“To me, to dominate is to go into a situation where you aren’t expected to do something, then to do it,” he said. “When you’re expected to lose, and you win. You have your mindset and you do what that mindset says, regardless of expectations, regardless of the situation. When you have that in your heart, then nothing can stop you.”

That mental toughness has been passed onto his players. The Wildcats boast a roster full of athletes that excel in the classroom, including more than one boasting a 4.0 GPA of more — one of those, senior guard Sean Thomas, was recently selected as the St. John Parish High School Student of the Year. When they show up to road games, the Wildcats walk in unified, sporting dress shirts and ties, exuding professionalism.

“Some people have this perception of East St. John as a bunch of rough kids. We want to shine a positive light on the school, to represent it in a good way,” said Jasmine. “Athletics, academics, attitude, appearance, all of it adds to the overall character of your program.”

Guard Louis Williams echoed his coach.

“We don’t look at basketball as just a sport,” said Williams, who also currently boasts a 4.0 GPA. “This is all about becoming a man. We’re a family, and we represent our school. When we step off of the bus, we want to make a good impression and show that it’s not just about basketball, but about the young men and women at East St. John who are going on to one day be leaders in the community.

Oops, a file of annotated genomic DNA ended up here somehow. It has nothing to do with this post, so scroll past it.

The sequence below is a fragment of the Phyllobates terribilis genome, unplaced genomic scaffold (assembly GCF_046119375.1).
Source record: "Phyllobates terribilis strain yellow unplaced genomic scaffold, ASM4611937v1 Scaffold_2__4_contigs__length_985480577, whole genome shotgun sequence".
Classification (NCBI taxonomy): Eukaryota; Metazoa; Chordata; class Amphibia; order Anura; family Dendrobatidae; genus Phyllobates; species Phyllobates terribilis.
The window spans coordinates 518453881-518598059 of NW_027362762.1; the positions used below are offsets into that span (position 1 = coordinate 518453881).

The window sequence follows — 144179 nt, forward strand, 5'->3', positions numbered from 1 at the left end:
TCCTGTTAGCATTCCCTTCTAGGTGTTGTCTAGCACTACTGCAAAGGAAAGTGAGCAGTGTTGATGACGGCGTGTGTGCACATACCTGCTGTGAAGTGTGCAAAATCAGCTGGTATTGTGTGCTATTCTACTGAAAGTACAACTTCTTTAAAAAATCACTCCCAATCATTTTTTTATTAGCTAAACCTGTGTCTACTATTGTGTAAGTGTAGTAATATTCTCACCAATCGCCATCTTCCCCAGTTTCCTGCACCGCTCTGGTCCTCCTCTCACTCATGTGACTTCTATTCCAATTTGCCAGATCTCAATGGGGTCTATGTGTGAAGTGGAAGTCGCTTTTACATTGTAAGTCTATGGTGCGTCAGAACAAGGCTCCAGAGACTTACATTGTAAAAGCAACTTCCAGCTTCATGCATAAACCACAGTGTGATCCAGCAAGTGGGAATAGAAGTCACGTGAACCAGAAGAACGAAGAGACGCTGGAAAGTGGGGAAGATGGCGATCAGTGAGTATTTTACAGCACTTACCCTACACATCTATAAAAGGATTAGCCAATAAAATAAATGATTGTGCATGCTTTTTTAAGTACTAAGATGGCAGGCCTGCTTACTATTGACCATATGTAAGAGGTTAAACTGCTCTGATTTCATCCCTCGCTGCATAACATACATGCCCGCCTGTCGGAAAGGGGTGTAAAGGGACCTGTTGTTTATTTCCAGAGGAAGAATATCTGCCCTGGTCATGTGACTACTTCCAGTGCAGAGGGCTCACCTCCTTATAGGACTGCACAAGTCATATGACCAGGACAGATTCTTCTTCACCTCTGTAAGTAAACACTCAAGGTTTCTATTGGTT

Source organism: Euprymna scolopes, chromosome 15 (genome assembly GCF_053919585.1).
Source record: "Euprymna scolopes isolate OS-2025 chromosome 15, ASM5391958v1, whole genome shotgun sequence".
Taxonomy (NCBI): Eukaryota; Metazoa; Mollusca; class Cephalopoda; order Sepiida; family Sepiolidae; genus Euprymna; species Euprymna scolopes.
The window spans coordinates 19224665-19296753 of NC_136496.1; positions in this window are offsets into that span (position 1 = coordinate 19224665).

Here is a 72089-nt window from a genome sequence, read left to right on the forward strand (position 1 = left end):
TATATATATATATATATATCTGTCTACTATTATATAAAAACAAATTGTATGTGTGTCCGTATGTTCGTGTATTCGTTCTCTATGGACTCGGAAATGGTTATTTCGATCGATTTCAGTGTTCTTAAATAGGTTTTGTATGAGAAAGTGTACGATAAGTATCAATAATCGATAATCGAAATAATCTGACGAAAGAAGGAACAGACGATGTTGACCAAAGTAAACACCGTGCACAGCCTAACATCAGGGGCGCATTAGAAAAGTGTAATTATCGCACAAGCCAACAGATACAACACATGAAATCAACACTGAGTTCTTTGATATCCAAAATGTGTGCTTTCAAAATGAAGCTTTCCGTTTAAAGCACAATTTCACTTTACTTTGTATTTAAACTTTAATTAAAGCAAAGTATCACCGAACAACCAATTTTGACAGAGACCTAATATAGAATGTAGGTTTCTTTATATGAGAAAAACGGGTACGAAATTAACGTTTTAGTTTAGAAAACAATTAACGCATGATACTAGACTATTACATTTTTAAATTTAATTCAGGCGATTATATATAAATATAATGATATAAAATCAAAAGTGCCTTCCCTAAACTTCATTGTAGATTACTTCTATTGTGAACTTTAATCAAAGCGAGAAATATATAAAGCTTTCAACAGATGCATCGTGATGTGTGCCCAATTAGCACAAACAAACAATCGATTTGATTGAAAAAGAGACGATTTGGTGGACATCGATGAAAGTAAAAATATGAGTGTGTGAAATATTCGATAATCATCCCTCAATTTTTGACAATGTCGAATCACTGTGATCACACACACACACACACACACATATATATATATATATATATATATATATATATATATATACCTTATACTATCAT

“It’s not just about athletics, but education. Without that, the athletics are worthless.”

Jasmine said that this group’s overall intelligence has been a big factor in its success.

“Their basketball IQ is just very high,” said Jasmine. “Sometimes you’ve got guys who are physically tough but aren’t mentally tough. These guys, you tell them something once, and they’ve got it. Then they go apply it on the court.”

East St. John will host its first playoff game against Southwood at 7 p.m. Friday. A potential second round game on the road at St. Augustine looms—the teams played neck and neck in the first half of their matchup on December 20 before the Purple Knights pulled away in the second half.

But this is a different Wildcats team, one surging with confidence.

“We’ve been winning these close games and they each bring us one step closer to a state championship,” said Joseph Williams. “We all believe.”